The top segment of Nebraska anglers and hunters is “Prairie Living” described as: “Midwest small farms mostly, average age 40, married, half have kids, typical income, pets, country music, hunts and fishes.” The segment with the greatest opportunity to increase hunting and fishing participation is “Prairie Living” (described above), and “Green Acres” described as: “Married with kids, blue collar baby boomers with college education, above average income, suburban fringe, do-it-yourselfers, outdoor types.” This information should help our agency to focus on the correct group of people in the most efficient manner.

The many reasons why people do or do not hunt and/or fish are referred to as motivations or constraints. Current literature cites that hunters are motivated to participate in the sport because they enjoyed that type of recreation, like the meat they harvested, enjoyed being in nature, have an investment in the sport, and like being with friends and family (Duda et al. 1995), and further, they are more likely to continue if they gain multiple satisfactions from hunting (Hendee 1974). Constraints to hunting can be seen at the individual and/or macro levels. Macro level constraints include distance from good hunting or fishing locations, public access for the type of hunting or fishing pursued and urbanization. At the individual level, constraints include lack of social support, having time to hunt or fish, poor health, and financial situations (Duda et al. 1995, Enck et al. 2000). More in depth information has been provided within the various goals in the “Issues” section of the plan.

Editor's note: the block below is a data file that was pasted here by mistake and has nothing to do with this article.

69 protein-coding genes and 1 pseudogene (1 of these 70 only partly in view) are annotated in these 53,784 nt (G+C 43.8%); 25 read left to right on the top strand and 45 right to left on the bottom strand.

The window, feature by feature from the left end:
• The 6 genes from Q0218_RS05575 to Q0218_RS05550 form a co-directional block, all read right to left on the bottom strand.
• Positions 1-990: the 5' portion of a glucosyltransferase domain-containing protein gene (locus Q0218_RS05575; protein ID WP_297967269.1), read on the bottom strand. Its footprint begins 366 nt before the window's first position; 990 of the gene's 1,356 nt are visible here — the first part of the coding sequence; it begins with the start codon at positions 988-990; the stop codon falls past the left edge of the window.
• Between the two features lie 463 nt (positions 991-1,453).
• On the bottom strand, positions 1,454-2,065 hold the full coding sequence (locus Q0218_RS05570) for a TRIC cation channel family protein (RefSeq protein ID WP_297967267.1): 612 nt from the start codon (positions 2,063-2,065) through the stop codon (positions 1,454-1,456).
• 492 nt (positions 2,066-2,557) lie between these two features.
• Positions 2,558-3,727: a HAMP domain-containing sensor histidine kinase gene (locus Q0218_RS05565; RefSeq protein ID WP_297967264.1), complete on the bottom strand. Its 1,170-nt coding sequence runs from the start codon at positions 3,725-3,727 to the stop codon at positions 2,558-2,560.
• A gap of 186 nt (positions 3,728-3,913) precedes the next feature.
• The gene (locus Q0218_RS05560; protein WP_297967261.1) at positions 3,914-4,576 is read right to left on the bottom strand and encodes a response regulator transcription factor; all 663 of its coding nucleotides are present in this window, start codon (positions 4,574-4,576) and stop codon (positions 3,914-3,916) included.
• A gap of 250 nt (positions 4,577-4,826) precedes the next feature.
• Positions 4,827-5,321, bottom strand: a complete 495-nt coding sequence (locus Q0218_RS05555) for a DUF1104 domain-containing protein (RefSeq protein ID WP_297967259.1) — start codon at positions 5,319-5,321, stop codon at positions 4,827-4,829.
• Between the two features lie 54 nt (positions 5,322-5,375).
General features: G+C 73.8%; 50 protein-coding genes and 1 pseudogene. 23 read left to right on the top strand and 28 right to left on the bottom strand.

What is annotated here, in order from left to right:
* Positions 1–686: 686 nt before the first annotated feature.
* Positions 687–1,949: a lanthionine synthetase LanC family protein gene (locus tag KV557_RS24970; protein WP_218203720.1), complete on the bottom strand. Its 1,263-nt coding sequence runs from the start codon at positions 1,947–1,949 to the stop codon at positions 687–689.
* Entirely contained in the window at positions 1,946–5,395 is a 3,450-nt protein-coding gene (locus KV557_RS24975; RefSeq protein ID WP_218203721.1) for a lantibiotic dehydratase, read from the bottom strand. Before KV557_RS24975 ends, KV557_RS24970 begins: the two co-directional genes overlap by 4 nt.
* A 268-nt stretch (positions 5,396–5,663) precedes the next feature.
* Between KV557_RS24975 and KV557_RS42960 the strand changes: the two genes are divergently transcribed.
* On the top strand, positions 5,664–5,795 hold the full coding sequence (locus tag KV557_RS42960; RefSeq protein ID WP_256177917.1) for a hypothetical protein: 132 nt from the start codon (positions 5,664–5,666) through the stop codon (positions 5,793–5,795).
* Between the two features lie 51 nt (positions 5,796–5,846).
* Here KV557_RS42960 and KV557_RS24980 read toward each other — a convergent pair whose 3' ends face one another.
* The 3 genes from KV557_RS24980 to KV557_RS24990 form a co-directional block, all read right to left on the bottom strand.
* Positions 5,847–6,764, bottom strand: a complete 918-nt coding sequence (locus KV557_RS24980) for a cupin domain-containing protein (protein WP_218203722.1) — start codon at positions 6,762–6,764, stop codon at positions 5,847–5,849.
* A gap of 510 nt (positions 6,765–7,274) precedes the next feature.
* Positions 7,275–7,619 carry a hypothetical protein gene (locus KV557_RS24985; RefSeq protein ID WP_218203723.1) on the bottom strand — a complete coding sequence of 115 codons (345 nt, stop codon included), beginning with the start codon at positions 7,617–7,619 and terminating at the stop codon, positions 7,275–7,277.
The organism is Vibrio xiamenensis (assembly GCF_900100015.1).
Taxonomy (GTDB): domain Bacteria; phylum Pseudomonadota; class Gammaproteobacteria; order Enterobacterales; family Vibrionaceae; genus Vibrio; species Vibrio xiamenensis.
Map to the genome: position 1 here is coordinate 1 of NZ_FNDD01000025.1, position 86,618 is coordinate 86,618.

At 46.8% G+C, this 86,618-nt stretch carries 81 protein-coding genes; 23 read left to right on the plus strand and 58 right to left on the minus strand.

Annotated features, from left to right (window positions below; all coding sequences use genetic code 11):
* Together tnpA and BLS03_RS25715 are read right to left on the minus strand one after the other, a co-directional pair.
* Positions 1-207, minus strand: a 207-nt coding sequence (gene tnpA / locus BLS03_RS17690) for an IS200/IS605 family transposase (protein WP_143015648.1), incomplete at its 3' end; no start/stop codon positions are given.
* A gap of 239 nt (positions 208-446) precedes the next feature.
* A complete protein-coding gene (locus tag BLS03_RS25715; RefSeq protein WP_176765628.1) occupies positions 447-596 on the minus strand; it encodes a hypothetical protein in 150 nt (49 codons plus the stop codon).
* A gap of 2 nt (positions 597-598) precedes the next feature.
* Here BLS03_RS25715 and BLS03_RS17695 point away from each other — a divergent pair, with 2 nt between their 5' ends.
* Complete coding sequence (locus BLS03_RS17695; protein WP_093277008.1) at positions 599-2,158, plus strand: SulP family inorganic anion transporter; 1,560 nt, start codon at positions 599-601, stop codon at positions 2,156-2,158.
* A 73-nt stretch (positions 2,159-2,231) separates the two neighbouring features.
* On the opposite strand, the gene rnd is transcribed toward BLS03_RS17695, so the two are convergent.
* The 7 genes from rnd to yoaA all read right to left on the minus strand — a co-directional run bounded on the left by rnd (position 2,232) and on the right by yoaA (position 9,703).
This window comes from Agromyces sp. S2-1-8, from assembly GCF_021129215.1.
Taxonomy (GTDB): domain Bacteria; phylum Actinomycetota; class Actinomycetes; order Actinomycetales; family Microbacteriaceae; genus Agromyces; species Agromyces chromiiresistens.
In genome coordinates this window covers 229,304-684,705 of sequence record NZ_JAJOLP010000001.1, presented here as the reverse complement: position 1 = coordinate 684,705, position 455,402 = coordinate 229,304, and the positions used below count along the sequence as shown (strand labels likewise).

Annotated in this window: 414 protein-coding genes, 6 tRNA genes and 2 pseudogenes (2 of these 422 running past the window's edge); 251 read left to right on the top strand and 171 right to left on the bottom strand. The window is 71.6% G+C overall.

Along with the more traditional reasons to hunt and fish, there is a worldwide movement that emphasizes the mental and physical benefits to being in the outdoors (Louv 2005). There has been a link to stress reduction after being in a natural environment (Wells and Evans 2003). Dr. Paul Quinett preaches that the act of fishing is something that helps to instill and maintain hope and relieve stress, which leads to a lower incident of suicide by participants (Quinnett 1994). Still other studies promote unstructured “play” in the outdoors for children as a way to battle obesity, Attention Deficit Disorder, and depression (Taylor et al 2001). Studies also show that outdoor “play” adds to cognitive and intellectual abilities (Wells 2000). While outdoor activities such as soccer and golf are positive, activities such as hunting, fishing, and camping, promote stronger relationships to adult environment attitudes (Wells, N.M. and K.S. Lekies, 2006). These studies all point to the greater benefits of hunting and fishing. Although these studies may not directly affect the constraints cited for hunting and fishing, they may be used to educate and encourage participation as the best use of free time and/or time spent as a family.